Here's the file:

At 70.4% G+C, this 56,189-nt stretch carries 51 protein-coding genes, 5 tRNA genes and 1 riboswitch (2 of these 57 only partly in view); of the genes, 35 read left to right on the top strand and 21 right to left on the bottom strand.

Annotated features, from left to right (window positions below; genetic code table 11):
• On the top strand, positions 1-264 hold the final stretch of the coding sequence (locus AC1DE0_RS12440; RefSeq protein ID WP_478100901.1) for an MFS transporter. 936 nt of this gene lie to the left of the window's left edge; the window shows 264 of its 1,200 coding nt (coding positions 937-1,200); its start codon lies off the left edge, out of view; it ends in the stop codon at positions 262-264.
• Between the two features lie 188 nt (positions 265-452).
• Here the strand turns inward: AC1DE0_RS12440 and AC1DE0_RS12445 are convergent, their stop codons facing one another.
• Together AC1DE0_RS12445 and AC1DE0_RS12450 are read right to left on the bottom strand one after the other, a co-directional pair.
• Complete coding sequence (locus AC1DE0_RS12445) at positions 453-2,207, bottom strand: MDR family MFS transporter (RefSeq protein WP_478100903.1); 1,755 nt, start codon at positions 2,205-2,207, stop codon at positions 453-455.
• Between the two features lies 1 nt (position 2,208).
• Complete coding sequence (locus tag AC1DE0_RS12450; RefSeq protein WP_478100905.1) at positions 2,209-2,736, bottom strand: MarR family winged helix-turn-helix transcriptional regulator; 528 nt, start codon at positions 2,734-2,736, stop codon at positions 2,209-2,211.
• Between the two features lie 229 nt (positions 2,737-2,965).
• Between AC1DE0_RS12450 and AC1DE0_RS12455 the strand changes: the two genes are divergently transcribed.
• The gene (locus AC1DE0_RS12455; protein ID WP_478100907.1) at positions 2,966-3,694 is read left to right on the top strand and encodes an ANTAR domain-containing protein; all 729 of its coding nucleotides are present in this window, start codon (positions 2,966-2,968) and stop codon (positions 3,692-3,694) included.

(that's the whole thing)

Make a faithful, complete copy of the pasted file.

At 70.4% G+C, this 56,189-nt stretch carries 51 protein-coding genes, 5 tRNA genes and 1 riboswitch (2 of these 57 only partly in view); of the genes, 35 read left to right on the top strand and 21 right to left on the bottom strand.

Annotated features, from left to right (window positions below; genetic code table 11):
• On the top strand, positions 1-264 hold the final stretch of the coding sequence (locus AC1DE0_RS12440; RefSeq protein ID WP_478100901.1) for an MFS transporter. 936 nt of this gene lie to the left of the window's left edge; the window shows 264 of its 1,200 coding nt (coding positions 937-1,200); its start codon lies off the left edge, out of view; it ends in the stop codon at positions 262-264.
• Between the two features lie 188 nt (positions 265-452).
• Here the strand turns inward: AC1DE0_RS12440 and AC1DE0_RS12445 are convergent, their stop codons facing one another.
• Together AC1DE0_RS12445 and AC1DE0_RS12450 are read right to left on the bottom strand one after the other, a co-directional pair.
• Complete coding sequence (locus AC1DE0_RS12445) at positions 453-2,207, bottom strand: MDR family MFS transporter (RefSeq protein WP_478100903.1); 1,755 nt, start codon at positions 2,205-2,207, stop codon at positions 453-455.
• Between the two features lies 1 nt (position 2,208).
• Complete coding sequence (locus tag AC1DE0_RS12450; RefSeq protein WP_478100905.1) at positions 2,209-2,736, bottom strand: MarR family winged helix-turn-helix transcriptional regulator; 528 nt, start codon at positions 2,734-2,736, stop codon at positions 2,209-2,211.
• Between the two features lie 229 nt (positions 2,737-2,965).
• Between AC1DE0_RS12450 and AC1DE0_RS12455 the strand changes: the two genes are divergently transcribed.
• The gene (locus AC1DE0_RS12455; protein ID WP_478100907.1) at positions 2,966-3,694 is read left to right on the top strand and encodes an ANTAR domain-containing protein; all 729 of its coding nucleotides are present in this window, start codon (positions 2,966-2,968) and stop codon (positions 3,692-3,694) included.